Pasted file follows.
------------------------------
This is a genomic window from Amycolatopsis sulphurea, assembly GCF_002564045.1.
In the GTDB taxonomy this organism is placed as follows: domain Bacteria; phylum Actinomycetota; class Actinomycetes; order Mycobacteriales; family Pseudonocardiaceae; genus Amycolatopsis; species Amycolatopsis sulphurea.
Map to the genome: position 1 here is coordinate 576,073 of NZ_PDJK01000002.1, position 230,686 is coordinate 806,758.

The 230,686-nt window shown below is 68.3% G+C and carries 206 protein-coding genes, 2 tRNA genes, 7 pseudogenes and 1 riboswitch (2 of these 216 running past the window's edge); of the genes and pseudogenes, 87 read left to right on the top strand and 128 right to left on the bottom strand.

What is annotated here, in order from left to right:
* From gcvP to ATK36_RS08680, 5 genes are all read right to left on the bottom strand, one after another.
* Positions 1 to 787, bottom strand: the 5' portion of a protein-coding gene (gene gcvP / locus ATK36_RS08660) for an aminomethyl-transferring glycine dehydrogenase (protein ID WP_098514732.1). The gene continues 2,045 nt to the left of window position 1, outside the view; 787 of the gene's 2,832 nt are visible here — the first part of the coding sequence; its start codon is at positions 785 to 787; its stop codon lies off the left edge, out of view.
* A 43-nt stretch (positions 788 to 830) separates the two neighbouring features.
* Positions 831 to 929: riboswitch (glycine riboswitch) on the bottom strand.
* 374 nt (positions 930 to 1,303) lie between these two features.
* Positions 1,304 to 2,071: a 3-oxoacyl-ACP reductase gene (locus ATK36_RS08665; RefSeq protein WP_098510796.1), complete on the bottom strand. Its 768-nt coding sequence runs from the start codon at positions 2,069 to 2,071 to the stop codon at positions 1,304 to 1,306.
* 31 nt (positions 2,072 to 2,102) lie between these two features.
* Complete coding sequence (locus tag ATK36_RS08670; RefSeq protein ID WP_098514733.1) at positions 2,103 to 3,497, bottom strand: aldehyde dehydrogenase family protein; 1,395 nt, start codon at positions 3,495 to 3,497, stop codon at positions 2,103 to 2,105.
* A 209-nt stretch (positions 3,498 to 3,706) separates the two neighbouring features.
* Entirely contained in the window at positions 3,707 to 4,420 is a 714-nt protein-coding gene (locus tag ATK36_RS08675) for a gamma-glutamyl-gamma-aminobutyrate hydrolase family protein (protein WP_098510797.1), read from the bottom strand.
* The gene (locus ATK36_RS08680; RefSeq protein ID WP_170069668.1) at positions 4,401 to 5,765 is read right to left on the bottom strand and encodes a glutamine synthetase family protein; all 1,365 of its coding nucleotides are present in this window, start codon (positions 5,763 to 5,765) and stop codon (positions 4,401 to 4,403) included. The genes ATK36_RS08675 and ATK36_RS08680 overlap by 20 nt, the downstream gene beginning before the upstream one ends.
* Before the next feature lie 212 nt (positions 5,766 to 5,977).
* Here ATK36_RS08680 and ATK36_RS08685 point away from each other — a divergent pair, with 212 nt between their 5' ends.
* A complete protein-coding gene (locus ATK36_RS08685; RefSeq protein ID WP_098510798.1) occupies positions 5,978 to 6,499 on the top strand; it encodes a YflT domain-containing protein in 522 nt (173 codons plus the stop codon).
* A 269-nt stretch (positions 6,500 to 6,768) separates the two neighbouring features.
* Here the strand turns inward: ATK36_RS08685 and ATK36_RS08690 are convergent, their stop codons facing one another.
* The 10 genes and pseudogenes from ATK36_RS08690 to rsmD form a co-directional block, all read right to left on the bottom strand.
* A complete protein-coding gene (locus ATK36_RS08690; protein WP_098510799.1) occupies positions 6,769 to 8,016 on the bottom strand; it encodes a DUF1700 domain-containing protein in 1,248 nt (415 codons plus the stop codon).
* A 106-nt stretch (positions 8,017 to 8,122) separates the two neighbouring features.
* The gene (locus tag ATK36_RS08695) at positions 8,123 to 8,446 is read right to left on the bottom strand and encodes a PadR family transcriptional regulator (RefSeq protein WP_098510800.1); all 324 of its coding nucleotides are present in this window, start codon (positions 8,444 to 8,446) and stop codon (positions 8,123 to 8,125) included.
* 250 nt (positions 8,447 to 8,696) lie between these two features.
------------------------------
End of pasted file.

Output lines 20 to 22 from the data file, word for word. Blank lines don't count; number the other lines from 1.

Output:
* A 269-nt stretch (positions 6,500 to 6,768) separates the two neighbouring features.
* Here the strand turns inward: ATK36_RS08685 and ATK36_RS08690 are convergent, their stop codons facing one another.
* The 10 genes and pseudogenes from ATK36_RS08690 to rsmD form a co-directional block, all read right to left on the bottom strand.